Document Type



Doctor of Philosophy


Structural Engineering

First Adviser

Pakzad, Shamim N.

Other advisers/committee members

Wilson, John L.; Sause, Richard; Baird, Henry S.; Venkitasubramaniam, Parvathinathan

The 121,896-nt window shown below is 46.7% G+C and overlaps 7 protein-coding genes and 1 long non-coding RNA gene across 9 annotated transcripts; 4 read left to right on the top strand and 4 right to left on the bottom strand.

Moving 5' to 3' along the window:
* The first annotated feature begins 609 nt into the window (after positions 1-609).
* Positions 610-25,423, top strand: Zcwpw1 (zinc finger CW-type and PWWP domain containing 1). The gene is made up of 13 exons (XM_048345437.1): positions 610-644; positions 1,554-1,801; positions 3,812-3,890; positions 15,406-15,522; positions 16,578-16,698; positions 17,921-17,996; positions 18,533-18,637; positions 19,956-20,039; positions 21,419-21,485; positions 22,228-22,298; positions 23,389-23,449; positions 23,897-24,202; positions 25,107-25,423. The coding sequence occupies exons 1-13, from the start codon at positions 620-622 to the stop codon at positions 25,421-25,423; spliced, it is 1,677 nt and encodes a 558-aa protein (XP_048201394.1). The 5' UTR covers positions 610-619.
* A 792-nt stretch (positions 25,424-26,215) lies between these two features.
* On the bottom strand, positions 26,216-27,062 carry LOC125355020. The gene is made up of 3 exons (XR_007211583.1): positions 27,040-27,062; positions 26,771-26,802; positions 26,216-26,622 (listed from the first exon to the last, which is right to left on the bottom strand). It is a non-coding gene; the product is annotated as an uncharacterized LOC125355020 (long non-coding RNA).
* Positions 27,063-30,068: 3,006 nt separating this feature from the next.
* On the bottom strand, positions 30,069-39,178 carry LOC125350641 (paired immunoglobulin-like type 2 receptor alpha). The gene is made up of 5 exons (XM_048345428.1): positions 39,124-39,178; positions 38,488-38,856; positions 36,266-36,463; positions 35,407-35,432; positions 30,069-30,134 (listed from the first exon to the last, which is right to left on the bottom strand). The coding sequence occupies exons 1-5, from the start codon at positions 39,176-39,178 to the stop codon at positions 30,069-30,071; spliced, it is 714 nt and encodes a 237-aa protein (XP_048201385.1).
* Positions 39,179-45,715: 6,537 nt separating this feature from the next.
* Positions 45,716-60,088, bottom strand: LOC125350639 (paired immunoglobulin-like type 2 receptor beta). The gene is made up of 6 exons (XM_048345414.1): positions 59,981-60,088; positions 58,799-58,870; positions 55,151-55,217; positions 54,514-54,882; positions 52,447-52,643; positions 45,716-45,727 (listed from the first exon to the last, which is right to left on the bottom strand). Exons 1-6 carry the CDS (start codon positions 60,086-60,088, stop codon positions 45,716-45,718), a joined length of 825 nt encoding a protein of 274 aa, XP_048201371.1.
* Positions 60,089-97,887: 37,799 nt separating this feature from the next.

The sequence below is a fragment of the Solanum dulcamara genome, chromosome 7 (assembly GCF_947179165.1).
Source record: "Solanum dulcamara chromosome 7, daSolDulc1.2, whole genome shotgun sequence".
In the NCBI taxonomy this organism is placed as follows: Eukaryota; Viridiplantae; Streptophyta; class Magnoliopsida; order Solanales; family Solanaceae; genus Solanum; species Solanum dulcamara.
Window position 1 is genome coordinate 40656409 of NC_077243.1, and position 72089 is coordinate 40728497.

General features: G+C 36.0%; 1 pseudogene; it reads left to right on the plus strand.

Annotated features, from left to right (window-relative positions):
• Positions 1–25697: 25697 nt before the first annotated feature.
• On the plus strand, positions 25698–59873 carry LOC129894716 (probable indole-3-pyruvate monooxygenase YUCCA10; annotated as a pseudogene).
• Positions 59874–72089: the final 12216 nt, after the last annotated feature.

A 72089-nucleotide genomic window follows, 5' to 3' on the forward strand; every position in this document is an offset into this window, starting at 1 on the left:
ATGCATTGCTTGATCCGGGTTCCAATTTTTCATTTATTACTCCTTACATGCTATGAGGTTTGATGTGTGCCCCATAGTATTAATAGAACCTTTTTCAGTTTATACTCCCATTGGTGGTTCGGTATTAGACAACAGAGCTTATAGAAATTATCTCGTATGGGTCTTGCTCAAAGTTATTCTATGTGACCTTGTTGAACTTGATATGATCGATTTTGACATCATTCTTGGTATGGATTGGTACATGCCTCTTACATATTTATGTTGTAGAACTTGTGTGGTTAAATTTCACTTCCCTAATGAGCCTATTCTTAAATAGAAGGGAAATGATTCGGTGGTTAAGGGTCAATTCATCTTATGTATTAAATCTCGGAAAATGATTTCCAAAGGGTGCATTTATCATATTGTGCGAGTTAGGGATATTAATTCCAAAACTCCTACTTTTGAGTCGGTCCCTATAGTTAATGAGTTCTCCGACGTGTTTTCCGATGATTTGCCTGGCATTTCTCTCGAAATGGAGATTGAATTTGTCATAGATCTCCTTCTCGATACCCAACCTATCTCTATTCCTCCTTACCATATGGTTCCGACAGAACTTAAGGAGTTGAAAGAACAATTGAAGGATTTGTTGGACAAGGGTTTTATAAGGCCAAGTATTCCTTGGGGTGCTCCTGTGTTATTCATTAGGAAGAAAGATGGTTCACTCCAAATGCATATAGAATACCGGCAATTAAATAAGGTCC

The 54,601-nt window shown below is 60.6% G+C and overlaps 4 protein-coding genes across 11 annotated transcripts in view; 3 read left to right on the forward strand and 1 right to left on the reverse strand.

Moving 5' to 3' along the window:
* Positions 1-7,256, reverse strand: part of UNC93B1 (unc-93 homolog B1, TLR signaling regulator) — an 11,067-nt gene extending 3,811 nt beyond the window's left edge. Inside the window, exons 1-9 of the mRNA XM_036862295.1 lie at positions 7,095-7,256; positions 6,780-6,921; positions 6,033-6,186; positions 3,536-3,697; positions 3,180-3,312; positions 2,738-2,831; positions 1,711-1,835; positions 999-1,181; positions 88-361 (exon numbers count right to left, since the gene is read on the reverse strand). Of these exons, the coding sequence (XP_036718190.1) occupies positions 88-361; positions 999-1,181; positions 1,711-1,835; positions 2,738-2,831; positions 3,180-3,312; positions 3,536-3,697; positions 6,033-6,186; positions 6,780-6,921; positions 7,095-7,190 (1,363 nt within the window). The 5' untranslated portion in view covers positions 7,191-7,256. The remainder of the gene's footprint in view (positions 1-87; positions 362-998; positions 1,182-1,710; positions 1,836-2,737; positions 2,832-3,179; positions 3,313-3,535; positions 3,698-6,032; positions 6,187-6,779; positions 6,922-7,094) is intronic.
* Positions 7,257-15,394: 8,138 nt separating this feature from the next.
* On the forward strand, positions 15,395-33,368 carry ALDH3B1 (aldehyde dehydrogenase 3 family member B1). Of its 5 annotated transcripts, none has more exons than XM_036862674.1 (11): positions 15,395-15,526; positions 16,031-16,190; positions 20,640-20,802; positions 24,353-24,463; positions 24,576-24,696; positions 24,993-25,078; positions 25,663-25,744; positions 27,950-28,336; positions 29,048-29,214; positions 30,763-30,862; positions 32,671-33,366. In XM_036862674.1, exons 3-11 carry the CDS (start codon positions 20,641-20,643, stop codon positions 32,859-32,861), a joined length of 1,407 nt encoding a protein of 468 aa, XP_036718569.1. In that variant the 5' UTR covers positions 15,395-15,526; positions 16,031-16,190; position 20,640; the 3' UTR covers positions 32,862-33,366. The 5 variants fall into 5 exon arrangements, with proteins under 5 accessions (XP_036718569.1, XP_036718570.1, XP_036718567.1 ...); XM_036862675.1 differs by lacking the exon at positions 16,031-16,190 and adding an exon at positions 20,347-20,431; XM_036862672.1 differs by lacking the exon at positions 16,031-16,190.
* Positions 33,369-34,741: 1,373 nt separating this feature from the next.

The goal of this dissertation is to advance the state-of-art of data-driven structural monitoring, which is a promising way to automate the maintenance process of civil structures, thus benefiting their life-cycle management in both the economy and performance aspect. The availability of affordable electronic data acquisition systems enabled continuous monitoring of structures, and effective data compression algorithms are needed for structural state characterization/damage detection from the collected signals. Ideally, the data processing algorithms would provide information for all four levels of damage detection proposed by Rytter: 1) damage existence; 2) damage location; 3) damage severity; 4) remaining service life prediction. Damage detection in real-world structures is a complex problem because of the various possible forms of damage that can occur and the influences of operational/environmental variations on the observations/measurements made. The focus of this study will be the first three stages of damage detection using vibration measurements, which are commonly measured for structural health monitoring purposes. For damage existence identification time series analysis on single channel response will be used (Part I of this document), while higher-level damage detection is attempted by using multi-input-single-output subsystem modeling. More detailed outlines of both subjects can be found in their respective introduction sections.The specific contributions of this study are in the following technical areas: exploring the capabilities of different SHM vibration sensors, proposing and testing new indicators/thresholds for damage identification, cross-comparing the proposed indicators/thresholds with existing ones through applications to various civil structures, and developing theoretical models regarding the validity/sensitivity/robustness of several damage features. All these efforts are for the search and development of optimal damage detection method in a certain application.Farrar et al. proposed a statistical pattern recognition (SPR) paradigm for vibration-based structural health monitoring, which quite well generalized most damage detection procedures. The paradigm contains 4 steps: 1) Operational evaluation; 2) Data acquisition and cleansing; 3) feature selection and data compression, and 4) statistical model development. Research conducted for this dissertation centers on the last three stages of this paradigm, with most of the technical contributions in the last two categories.